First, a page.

Latest healthcare publications
Today, IT within the healthcare industry is undergoing profound changes. This has been driven, in part, by the development of advanced new treatments, including robotics, analytical imaging and robust data networks, which enable the lessons learned from pioneering medical practitioners to be distributed to peers around the world, more rapidly than ever before.
For healthcare providers, ensuring a quality environment of patient care is paramount. New technologies—from digital imaging to security-enhancing baby finders to “always-on” wearable technology—are helping to reduce errors, improve care, and decrease costs simultaneously.
In the 2019 Global Health Care Outlook Report Deloitte states that, “there is an exponential increase in the pace and scale with which digital healthcare innovations are emerging. Digital technologies are supporting health systems’ efforts to transition to new models of patient-centered care and helping them develop ‘smart health’ approaches to increase access and affordability, improve quality, and lower costs.”
Virtual reality (VR) can help to ease someone’s sensitivity to pain, new research suggests. Scientists at Imperial College London found that people immersed in VR scenes of the Arctic reported reduced pain sensations compared with those not using the technology.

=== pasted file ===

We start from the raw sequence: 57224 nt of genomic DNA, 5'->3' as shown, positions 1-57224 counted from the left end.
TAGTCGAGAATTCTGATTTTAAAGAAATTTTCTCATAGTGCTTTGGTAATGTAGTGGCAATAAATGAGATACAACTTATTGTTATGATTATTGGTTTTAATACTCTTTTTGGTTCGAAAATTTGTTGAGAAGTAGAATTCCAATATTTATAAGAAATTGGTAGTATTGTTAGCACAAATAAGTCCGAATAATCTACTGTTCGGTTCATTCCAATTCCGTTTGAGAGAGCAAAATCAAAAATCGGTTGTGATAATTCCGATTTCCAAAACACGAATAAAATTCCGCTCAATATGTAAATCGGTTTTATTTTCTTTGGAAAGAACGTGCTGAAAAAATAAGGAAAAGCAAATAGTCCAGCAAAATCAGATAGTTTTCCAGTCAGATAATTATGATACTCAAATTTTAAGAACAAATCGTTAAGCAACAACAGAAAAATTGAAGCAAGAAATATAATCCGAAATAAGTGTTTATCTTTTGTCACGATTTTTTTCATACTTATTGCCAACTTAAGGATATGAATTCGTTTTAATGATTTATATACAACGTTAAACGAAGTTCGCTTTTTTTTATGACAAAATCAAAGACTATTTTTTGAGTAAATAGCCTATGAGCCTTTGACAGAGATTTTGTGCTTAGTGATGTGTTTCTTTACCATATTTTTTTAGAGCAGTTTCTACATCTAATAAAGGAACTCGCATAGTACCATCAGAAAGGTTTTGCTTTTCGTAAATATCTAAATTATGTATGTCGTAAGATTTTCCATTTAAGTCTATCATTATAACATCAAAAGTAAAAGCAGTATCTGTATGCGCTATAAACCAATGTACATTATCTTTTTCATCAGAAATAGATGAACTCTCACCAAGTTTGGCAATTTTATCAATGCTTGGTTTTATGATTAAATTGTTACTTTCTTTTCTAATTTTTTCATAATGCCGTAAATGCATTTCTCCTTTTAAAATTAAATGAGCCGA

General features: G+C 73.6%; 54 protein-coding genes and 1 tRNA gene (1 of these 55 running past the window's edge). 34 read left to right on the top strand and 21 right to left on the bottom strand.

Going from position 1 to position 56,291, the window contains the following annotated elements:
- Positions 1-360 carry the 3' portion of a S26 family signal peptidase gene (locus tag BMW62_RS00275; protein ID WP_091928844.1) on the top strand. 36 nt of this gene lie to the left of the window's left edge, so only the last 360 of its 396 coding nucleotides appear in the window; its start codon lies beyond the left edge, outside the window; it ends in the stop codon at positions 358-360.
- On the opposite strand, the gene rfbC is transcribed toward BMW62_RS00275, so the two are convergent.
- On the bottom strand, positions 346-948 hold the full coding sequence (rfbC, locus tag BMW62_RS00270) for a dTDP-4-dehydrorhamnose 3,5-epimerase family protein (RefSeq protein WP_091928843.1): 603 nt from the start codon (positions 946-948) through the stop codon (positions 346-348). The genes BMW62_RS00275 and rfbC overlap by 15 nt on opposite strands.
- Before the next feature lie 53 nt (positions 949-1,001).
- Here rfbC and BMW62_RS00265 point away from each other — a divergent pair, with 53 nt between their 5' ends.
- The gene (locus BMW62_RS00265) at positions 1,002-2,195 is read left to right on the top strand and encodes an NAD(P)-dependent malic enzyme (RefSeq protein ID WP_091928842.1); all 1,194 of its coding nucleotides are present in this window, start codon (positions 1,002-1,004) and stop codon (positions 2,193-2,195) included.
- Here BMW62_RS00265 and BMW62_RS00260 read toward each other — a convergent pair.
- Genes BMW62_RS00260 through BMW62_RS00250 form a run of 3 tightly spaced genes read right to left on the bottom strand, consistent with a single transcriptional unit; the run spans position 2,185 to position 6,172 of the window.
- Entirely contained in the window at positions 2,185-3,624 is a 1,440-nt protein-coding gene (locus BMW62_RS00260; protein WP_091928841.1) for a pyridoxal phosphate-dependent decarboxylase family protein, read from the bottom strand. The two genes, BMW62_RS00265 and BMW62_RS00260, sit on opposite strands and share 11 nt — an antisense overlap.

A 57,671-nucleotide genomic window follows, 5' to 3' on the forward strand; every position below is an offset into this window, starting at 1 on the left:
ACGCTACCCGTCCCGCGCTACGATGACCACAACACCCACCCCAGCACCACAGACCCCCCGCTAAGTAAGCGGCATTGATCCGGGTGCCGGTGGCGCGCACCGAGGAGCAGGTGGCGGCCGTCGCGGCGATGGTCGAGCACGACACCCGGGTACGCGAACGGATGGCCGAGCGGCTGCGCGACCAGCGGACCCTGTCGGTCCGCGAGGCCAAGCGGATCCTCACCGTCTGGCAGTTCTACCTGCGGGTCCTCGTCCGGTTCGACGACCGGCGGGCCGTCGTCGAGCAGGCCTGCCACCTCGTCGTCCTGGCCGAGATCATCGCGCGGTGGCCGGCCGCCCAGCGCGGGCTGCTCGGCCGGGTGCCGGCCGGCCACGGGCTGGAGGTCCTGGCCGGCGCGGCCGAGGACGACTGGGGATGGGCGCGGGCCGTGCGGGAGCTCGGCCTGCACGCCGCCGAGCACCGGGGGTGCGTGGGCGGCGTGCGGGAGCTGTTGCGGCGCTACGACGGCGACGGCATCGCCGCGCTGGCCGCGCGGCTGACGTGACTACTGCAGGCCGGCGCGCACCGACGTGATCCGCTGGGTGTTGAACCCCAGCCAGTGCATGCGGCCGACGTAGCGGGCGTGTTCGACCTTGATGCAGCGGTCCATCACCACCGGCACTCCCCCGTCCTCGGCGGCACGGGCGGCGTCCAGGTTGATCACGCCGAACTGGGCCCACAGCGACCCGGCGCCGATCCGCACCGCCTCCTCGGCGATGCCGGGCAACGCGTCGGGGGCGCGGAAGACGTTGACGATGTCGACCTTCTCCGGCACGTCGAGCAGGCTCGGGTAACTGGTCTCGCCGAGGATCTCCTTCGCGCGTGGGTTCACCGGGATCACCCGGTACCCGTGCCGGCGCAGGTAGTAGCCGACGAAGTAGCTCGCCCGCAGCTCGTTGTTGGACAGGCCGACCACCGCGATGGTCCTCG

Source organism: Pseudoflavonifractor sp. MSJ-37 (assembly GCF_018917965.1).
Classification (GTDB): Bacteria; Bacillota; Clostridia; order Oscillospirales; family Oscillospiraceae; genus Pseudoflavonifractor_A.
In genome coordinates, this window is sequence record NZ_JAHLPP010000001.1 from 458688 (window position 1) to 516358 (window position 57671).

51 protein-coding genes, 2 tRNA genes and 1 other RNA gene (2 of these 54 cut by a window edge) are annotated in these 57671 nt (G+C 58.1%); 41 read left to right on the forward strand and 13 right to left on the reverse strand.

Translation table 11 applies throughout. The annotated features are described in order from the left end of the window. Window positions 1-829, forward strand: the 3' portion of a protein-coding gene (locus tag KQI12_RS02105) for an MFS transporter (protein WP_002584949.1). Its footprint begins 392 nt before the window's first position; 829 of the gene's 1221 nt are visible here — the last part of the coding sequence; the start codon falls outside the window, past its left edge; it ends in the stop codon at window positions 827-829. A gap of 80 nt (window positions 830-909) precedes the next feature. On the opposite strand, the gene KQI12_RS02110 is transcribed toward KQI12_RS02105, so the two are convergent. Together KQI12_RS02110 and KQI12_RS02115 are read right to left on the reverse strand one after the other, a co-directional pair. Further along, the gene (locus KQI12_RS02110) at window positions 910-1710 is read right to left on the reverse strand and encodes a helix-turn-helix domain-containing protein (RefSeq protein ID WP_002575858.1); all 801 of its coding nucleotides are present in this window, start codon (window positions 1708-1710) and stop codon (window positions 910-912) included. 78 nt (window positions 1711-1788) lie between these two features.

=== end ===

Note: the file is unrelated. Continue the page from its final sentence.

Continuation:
New imaging technology has been developed to help picture how tumours form. Early diagnosis and treatment of patients with cancer could be helped by the tool which researchers at the University of Edinburgh use to detect the key cells involved. The new type of chemical probe can also help scientists track the progress of a tumour and how immune cells can have a positive or negative influence.
A new framework that aims to simplify public sector purchasing of cloud services has been launched by NHS Shared Business Services (NHS SBS), an NHS partner that serves 40 percent of the NHS with corporate services.
NHS SBS said its new Cloud Solutions framework will help the NHS, local authorities, police, educational establishments and others access high quality and value-for-money cloud services.
The co-founder of British artificial intelligence firm DeepMind, now owned by Google’s parent firm Alphabet, has gone on leave from the company.
In a statement, DeepMind said: “Mustafa’s taking some time out right now after 10 hectic years.”